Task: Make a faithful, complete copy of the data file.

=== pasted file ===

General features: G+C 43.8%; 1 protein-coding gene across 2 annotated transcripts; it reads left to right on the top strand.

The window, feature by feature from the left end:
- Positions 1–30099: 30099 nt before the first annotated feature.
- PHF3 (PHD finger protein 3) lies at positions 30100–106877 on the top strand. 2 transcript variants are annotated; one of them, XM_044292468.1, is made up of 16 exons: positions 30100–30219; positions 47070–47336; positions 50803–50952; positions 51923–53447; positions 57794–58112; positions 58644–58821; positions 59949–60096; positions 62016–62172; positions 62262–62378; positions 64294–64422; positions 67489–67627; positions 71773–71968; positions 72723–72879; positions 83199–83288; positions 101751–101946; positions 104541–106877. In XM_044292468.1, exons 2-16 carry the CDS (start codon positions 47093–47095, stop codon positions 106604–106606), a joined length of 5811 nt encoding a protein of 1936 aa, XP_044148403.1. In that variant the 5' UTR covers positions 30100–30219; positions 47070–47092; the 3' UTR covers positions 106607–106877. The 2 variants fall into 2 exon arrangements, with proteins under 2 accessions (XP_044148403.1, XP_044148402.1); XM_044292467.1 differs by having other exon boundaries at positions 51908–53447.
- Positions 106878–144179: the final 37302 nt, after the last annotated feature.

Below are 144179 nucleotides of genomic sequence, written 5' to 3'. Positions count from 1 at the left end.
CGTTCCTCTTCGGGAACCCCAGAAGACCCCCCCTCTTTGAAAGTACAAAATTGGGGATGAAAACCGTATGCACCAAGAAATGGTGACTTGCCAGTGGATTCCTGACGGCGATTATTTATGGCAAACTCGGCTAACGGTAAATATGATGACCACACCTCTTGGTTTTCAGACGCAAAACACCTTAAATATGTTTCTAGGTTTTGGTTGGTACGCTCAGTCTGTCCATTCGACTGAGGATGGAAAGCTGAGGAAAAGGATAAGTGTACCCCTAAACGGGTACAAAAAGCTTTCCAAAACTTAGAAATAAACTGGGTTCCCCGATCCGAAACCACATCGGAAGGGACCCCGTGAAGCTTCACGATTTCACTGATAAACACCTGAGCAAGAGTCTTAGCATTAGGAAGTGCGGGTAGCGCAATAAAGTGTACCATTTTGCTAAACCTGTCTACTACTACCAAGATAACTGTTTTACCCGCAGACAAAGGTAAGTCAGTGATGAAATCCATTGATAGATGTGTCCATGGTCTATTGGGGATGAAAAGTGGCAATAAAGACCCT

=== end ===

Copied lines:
General features: G+C 43.8%; 1 protein-coding gene across 2 annotated transcripts; it reads left to right on the top strand.

The window, feature by feature from the left end:
- Positions 1–30099: 30099 nt before the first annotated feature.
- PHF3 (PHD finger protein 3) lies at positions 30100–106877 on the top strand. 2 transcript variants are annotated; one of them, XM_044292468.1, is made up of 16 exons: positions 30100–30219; positions 47070–47336; positions 50803–50952; positions 51923–53447; positions 57794–58112; positions 58644–58821; positions 59949–60096; positions 62016–62172; positions 62262–62378; positions 64294–64422; positions 67489–67627; positions 71773–71968; positions 72723–72879; positions 83199–83288; positions 101751–101946; positions 104541–106877. In XM_044292468.1, exons 2-16 carry the CDS (start codon positions 47093–47095, stop codon positions 106604–106606), a joined length of 5811 nt encoding a protein of 1936 aa, XP_044148403.1. In that variant the 5' UTR covers positions 30100–30219; positions 47070–47092; the 3' UTR covers positions 106607–106877. The 2 variants fall into 2 exon arrangements, with proteins under 2 accessions (XP_044148403.1, XP_044148402.1); XM_044292467.1 differs by having other exon boundaries at positions 51908–53447.
- Positions 106878–144179: the final 37302 nt, after the last annotated feature.

Below are 144179 nucleotides of genomic sequence, written 5' to 3'. Positions count from 1 at the left end.
CGTTCCTCTTCGGGAACCCCAGAAGACCCCCCCTCTTTGAAAGTACAAAATTGGGGATGAAAACCGTATGCACCAAGAAATGGTGACTTGCCAGTGGATTCCTGACGGCGATTATTTATGGCAAACTCGGCTAACGGTAAATATGATGACCACACCTCTTGGTTTTCAGACGCAAAACACCTTAAATATGTTTCTAGGTTTTGGTTGGTACGCTCAGTCTGTCCATTCGACTGAGGATGGAAAGCTGAGGAAAAGGATAAGTGTACCCCTAAACGGGTACAAAAAGCTTTCCAAAACTTAGAAATAAACTGGGTTCCCCGATCCGAAACCACATCGGAAGGGACCCCGTGAAGCTTCACGATTTCACTGATAAACACCTGAGCAAGAGTCTTAGCATTAGGAAGTGCGGGTAGCGCAATAAAGTGTACCATTTTGCTAAACCTGTCTACTACTACCAAGATAACTGTTTTACCCGCAGACAAAGGTAAGTCAGTGATGAAATCCATTGATAGATGTGTCCATGGTCTATTGGGGATGAAAAGTGGCAATAAAGACCCT